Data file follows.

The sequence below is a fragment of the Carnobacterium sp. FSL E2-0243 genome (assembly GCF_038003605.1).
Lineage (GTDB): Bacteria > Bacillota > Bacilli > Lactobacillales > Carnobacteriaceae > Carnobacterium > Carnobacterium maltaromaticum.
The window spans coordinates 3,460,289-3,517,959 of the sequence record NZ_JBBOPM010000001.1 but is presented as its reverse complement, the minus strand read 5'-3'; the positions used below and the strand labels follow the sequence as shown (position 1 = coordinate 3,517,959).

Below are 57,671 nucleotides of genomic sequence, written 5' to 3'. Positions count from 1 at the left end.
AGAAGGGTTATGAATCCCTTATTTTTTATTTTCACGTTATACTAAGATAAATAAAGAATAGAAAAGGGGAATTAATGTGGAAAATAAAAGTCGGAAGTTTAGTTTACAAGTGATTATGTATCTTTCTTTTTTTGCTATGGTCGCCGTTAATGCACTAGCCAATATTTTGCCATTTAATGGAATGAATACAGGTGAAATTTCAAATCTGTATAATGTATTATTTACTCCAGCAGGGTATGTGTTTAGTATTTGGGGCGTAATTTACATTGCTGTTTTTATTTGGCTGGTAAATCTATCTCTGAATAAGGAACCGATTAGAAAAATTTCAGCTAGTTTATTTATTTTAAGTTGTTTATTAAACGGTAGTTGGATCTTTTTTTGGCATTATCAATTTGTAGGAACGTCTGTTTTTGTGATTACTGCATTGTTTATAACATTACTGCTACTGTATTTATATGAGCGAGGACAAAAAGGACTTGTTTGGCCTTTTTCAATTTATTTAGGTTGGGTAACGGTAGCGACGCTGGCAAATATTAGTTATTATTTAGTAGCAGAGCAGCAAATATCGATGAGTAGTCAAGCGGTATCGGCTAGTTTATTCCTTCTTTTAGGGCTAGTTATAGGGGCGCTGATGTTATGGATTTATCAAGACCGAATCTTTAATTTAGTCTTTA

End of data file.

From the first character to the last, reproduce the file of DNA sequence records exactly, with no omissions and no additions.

The sequence below is a fragment of the Carnobacterium sp. FSL E2-0243 genome (assembly GCF_038003605.1).
Lineage (GTDB): Bacteria > Bacillota > Bacilli > Lactobacillales > Carnobacteriaceae > Carnobacterium > Carnobacterium maltaromaticum.
The window spans coordinates 3,460,289-3,517,959 of the sequence record NZ_JBBOPM010000001.1 but is presented as its reverse complement, the minus strand read 5'-3'; the positions used below and the strand labels follow the sequence as shown (position 1 = coordinate 3,517,959).

Below are 57,671 nucleotides of genomic sequence, written 5' to 3'. Positions count from 1 at the left end.
AGAAGGGTTATGAATCCCTTATTTTTTATTTTCACGTTATACTAAGATAAATAAAGAATAGAAAAGGGGAATTAATGTGGAAAATAAAAGTCGGAAGTTTAGTTTACAAGTGATTATGTATCTTTCTTTTTTTGCTATGGTCGCCGTTAATGCACTAGCCAATATTTTGCCATTTAATGGAATGAATACAGGTGAAATTTCAAATCTGTATAATGTATTATTTACTCCAGCAGGGTATGTGTTTAGTATTTGGGGCGTAATTTACATTGCTGTTTTTATTTGGCTGGTAAATCTATCTCTGAATAAGGAACCGATTAGAAAAATTTCAGCTAGTTTATTTATTTTAAGTTGTTTATTAAACGGTAGTTGGATCTTTTTTTGGCATTATCAATTTGTAGGAACGTCTGTTTTTGTGATTACTGCATTGTTTATAACATTACTGCTACTGTATTTATATGAGCGAGGACAAAAAGGACTTGTTTGGCCTTTTTCAATTTATTTAGGTTGGGTAACGGTAGCGACGCTGGCAAATATTAGTTATTATTTAGTAGCAGAGCAGCAAATATCGATGAGTAGTCAAGCGGTATCGGCTAGTTTATTCCTTCTTTTAGGGCTAGTTATAGGGGCGCTGATGTTATGGATTTATCAAGACCGAATCTTTAATTTAGTCTTTA